Winter Park-based company looks to reduce number of injuries for woodworkers
More than 50,000 people suffer table saw injuries per year
WINTER PARK, Fla. – It's a light-weight product with a handle at the top that could potentially help carpenters avoid an injury that could send them to the emergency room.
The device was developed by MICROJIG, a Winter Park company focused on the safety of people who work with wood.
"It controls your wood as you're making a cut from three directions. There's no other push block that does that," Morgan Hopfensperger, a member of the team at MICROJIG, said. "It keeps your workpiece down on the table, keeps it against the fence and it keeps everything parallel to the blade. This is different in that it's designed to be able to control the piece the whole way through the cut"
The product essentially keeps the wood piece in place so the woodworker can avoid a nasty cut to the hand. MICROJIG says that every year, more than 50,000 people are treated for table saw injuries.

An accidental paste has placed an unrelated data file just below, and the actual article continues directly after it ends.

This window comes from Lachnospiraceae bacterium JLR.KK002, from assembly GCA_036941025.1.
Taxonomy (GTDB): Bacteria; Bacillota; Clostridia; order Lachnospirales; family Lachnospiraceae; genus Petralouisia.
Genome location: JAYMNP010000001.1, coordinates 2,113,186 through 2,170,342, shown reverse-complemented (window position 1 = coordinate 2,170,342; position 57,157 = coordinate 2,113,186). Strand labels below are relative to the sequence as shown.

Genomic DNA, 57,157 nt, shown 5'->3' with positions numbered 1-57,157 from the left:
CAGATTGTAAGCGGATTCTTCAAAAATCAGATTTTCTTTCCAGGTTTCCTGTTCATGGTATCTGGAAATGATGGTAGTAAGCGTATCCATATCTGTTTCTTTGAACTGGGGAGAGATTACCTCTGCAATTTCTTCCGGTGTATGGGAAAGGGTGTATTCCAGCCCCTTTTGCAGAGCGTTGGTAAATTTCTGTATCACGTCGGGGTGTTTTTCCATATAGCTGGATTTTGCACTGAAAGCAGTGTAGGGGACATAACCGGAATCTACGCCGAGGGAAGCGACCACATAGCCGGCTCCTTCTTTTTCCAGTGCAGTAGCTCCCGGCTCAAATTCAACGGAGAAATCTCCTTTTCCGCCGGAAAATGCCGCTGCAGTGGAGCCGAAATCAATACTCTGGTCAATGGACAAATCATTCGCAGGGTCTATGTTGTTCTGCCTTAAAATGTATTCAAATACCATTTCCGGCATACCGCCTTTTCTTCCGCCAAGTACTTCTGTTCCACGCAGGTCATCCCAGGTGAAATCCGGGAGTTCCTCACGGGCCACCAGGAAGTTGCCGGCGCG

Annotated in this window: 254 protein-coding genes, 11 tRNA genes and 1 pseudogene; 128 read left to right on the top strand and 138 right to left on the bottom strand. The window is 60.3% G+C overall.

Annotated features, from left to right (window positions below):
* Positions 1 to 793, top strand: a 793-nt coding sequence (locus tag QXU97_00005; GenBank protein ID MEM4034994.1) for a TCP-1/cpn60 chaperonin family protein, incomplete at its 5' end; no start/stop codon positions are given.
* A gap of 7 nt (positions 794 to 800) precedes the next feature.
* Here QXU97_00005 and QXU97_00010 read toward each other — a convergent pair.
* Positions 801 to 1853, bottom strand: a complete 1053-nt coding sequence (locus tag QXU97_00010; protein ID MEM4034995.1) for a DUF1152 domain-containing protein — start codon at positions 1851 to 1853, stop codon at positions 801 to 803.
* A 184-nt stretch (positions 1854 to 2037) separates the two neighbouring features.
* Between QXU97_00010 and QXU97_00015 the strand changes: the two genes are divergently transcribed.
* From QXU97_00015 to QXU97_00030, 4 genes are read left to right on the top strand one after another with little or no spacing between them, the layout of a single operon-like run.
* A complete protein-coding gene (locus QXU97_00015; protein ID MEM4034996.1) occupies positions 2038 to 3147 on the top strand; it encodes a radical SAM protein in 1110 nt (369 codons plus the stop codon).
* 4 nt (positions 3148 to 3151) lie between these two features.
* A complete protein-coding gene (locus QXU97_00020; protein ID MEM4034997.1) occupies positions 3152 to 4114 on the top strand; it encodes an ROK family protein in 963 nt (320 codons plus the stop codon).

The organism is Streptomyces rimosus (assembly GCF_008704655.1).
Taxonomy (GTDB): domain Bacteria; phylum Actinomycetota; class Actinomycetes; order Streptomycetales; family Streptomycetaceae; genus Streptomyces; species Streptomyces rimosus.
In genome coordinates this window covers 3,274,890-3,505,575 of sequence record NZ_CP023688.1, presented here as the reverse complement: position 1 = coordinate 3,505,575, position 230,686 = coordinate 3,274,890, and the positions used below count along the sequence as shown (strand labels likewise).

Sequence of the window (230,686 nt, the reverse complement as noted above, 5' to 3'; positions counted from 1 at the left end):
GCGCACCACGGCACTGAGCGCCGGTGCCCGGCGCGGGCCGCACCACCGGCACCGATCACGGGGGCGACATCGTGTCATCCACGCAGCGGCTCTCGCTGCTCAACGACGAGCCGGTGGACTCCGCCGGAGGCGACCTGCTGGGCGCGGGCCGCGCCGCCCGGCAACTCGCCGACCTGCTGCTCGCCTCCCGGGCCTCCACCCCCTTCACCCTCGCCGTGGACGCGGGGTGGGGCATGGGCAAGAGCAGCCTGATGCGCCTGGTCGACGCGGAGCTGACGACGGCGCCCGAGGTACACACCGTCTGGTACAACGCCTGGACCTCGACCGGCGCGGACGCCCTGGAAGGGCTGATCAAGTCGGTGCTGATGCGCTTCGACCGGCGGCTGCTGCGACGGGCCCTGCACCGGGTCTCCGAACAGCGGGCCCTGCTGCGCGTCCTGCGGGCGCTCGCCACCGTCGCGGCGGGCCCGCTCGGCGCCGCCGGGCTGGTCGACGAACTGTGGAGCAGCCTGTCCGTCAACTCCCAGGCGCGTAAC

"That comes to one injury every nine minutes, so there's a huge need for better practices on the table saw," Hopfensperger said.
The company is not only aiming to reduce the number of injuries with this American-built product but also hoping it will bring back the craft of carpentry to public schools.
"Those programs are going away and we think it may have something to do with the fact that teaching students can be dangerous," Hopfensperger said.
The company also hopes to donate the GRR-RIPPER push block to schools around the country. All the school needs to do is apply for it.
"The schools will receive two GRR-RIPPERs per table saw." Hopfensperger said.
Typically, a push stick is used when cutting a piece of wood but there's a flaw with that method.
"This doesn't give you a whole lot of control. It creates a pivot point at the back of the work piece," Hopfensperger said.
The piece of wood could end up flying off the table and impacting the person, which could potentially cause broken ribs.
So far, 150 schools have applied for the push block GRR-RIPPER. One of them is Lyman High School in Longwood.
Schools interested in applying to receive GRR-RIPPERs for their students can visit www.MICROJIG.com.
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